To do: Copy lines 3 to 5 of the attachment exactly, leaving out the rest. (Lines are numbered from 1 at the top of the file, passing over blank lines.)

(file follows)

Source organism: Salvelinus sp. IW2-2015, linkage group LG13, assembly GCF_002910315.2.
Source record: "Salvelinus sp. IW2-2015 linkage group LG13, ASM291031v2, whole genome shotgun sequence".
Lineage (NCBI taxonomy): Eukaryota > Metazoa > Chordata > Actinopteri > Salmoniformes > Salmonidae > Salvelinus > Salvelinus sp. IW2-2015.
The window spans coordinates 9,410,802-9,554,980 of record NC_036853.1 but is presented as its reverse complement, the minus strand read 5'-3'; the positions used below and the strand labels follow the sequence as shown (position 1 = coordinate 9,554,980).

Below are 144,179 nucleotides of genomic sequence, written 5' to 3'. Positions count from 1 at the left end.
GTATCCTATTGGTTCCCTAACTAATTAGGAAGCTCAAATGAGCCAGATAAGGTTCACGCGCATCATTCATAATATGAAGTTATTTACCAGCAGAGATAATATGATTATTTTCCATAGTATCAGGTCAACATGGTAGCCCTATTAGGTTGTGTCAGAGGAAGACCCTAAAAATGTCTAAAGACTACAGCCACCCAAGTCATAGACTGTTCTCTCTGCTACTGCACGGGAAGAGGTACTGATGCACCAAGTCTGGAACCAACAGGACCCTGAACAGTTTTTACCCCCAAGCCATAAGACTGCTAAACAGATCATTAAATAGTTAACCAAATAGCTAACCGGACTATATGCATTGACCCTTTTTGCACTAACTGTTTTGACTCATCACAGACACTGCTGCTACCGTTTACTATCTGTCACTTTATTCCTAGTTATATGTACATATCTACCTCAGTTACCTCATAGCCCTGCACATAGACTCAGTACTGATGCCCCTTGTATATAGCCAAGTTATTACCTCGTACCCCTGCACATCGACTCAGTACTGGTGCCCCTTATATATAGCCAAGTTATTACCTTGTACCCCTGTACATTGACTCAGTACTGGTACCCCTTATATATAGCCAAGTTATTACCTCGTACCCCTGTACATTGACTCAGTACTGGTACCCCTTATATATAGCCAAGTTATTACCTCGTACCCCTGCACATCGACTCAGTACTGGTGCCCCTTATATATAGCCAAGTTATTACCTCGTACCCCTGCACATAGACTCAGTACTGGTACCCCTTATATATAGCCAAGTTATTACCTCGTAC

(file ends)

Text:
Lineage (NCBI taxonomy): Eukaryota > Metazoa > Chordata > Actinopteri > Salmoniformes > Salmonidae > Salvelinus > Salvelinus sp. IW2-2015.
The window spans coordinates 9,410,802-9,554,980 of record NC_036853.1 but is presented as its reverse complement, the minus strand read 5'-3'; the positions used below and the strand labels follow the sequence as shown (position 1 = coordinate 9,554,980).

Below are 144,179 nucleotides of genomic sequence, written 5' to 3'. Positions count from 1 at the left end.